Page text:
This appendix reviews the mathematical notions used in this book. However, most of these are only used in few places, and so the reader might want to only quickly review Sections A.1 and A.2, and come back to the other sections as needed. In particular, apart from probability, the first part of the book essentially requires only comfort with mathematical proofs and some very basic notions of discrete math.
The topics described in this appendix are covered in greater depth in many texts and online sources. Almost all of the mathematical background needed is covered in a good undergraduate “discrete math for computer science” course as currently taught at many computer science departments. Some good sources for this material are the lecture notes by Papadimitriou and Vazirani [PV06], and the book by Rosen [Ros06].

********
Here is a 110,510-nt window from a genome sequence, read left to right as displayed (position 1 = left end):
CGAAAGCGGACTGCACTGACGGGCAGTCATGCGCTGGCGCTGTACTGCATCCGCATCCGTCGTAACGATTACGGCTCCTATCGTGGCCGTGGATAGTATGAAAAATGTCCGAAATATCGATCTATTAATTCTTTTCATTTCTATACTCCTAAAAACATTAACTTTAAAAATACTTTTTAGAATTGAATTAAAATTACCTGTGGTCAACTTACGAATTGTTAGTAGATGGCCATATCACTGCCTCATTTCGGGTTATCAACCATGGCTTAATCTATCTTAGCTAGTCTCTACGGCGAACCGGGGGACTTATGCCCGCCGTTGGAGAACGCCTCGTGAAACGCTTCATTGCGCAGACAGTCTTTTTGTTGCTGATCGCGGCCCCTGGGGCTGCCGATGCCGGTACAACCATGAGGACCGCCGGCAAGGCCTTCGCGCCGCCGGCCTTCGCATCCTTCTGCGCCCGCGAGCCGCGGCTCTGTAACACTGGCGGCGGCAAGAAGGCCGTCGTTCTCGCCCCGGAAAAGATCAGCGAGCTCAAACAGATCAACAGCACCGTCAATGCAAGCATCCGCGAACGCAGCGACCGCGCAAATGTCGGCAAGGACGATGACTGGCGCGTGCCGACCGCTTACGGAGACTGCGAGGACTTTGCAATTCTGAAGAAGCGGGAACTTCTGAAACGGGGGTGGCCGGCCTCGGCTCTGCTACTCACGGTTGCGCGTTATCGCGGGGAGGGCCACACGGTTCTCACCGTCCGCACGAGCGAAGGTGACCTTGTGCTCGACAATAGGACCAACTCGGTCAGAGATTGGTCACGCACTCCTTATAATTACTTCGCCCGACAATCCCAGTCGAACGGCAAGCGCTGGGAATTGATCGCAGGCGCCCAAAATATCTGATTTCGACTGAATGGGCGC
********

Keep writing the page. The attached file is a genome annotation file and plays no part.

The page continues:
The mathematical tool we use most often is discrete probability. Alon and Spencer [AS00b] is a great resource in this area. Also, the books of Mitzenmacher and Upfal [MU05] and Motwani and Raghavan [MR95] cover probability from a more algorithmic perspective.
Although knowledge of algorithms is not strictly necessary for this book, it would be quite useful. It would be helpful to review either one of the two recent books by Dasgupta et al. [DPV06] and Kleinberg and Tardos [KT06] or the earlier text by Cormen et al. [CLRS01]. This book does not require prior knowledge of computability and automata theory, but some basic familiarity with that theory could be useful: See Sipser's book [Sip96] for an excellent introduction.